The frequency content of the interpolated signal is significantly influenced by the interpolation basis. If you have a band-limited function that you have adequately sampled (i.e. satisfying Nyquist criterion), interpolating with any function that is not band-limited to the same frequency will indeed introduce high-frequency noise. Unfortunately, exact band-...

6

The fast multipole method (FMM) is $O(n)$ and has much lower communication requirements, so it provides a highly scalable discrete Fourier transform. Edelman, McCorquodale, and Toledo (1999) The Future Fast Fourier Transform? analyze this approach and conclude that FMM would be preferable to conventional FFT at large scale. Note that the FMM is only ...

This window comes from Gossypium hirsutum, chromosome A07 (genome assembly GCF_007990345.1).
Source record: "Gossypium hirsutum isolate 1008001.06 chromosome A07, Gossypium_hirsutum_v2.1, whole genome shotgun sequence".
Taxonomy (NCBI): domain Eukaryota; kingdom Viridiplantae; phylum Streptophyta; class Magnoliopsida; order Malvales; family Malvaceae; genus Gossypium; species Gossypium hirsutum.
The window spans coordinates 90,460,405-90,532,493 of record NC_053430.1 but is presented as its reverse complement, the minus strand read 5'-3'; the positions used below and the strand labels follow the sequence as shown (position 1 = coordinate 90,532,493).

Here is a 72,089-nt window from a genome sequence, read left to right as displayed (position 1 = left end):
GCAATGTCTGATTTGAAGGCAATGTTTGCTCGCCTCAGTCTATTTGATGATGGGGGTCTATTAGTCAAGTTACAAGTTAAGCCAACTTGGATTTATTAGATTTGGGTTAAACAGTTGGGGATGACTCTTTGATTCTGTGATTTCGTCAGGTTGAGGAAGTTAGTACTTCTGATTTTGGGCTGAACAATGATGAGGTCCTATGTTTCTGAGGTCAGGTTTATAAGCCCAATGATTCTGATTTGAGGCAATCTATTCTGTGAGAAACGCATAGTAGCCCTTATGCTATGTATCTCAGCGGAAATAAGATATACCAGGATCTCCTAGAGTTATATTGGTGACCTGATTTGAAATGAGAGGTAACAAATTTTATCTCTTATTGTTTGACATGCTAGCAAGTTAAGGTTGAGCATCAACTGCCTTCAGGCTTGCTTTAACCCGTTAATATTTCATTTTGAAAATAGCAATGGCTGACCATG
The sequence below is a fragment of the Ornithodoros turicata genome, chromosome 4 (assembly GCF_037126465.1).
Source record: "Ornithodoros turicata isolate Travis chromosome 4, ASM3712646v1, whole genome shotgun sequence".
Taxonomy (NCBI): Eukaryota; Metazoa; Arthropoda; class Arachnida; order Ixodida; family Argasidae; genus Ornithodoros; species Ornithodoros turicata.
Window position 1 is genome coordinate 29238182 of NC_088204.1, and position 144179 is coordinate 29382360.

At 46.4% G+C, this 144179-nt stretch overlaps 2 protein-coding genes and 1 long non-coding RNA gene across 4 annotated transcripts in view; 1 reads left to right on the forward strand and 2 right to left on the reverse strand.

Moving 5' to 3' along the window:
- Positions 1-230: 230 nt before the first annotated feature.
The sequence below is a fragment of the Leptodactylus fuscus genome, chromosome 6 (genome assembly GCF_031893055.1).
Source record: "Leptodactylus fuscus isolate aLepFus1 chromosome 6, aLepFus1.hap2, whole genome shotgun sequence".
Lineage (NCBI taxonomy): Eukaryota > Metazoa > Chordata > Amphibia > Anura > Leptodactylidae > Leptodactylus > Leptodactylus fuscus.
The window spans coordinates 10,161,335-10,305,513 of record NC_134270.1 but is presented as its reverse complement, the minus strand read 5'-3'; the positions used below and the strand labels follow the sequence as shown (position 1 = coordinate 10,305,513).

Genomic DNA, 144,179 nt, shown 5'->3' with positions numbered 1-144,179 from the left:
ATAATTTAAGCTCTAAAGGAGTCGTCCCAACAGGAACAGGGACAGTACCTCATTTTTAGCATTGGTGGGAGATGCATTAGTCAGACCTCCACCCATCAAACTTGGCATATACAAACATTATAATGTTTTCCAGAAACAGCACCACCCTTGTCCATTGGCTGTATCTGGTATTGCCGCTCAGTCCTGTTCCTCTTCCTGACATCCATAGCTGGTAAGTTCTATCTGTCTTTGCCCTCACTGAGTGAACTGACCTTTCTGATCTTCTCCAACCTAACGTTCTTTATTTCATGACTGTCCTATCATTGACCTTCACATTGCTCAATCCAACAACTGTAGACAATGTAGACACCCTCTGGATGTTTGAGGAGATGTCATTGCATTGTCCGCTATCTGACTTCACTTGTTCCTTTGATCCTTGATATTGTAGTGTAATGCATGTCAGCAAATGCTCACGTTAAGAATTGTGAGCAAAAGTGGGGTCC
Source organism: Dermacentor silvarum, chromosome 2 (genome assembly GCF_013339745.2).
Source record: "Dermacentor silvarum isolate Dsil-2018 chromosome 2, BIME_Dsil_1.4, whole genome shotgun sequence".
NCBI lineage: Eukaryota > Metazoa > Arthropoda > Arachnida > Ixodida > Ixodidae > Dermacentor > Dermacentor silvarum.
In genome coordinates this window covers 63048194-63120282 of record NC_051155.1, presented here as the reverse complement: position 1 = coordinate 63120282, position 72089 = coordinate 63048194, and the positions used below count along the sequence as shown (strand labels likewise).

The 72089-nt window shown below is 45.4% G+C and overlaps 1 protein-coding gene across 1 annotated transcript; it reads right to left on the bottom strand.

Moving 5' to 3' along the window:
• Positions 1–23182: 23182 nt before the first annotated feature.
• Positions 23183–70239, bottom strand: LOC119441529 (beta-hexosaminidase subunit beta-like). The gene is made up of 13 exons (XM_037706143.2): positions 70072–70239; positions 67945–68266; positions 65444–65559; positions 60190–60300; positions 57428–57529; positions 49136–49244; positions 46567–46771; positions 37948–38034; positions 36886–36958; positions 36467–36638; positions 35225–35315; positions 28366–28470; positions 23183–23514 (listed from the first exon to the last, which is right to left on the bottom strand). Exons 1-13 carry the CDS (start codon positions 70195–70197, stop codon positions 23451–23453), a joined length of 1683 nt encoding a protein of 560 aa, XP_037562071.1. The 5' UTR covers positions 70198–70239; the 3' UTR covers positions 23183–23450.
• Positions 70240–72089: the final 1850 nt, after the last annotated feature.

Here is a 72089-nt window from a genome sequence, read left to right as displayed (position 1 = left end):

6

If you are interested in software I can recommend the NFFT library (in C with an interface to MATLAB) which can be found here. Note that there is also a PFFT library for parallel FFT computation and even a PNFFT library for parallel non-equispaces FFTs by the same developers.

6

In a word, yes. A least squares problem arises in the context of an over determined system. That means that you have more equations than unknowns and would be the case if you had more data points than Fourier coefficients that you're trying to find. This would give you the "best fit" Fourier series of a given order. For example, you could find the best fit ...

6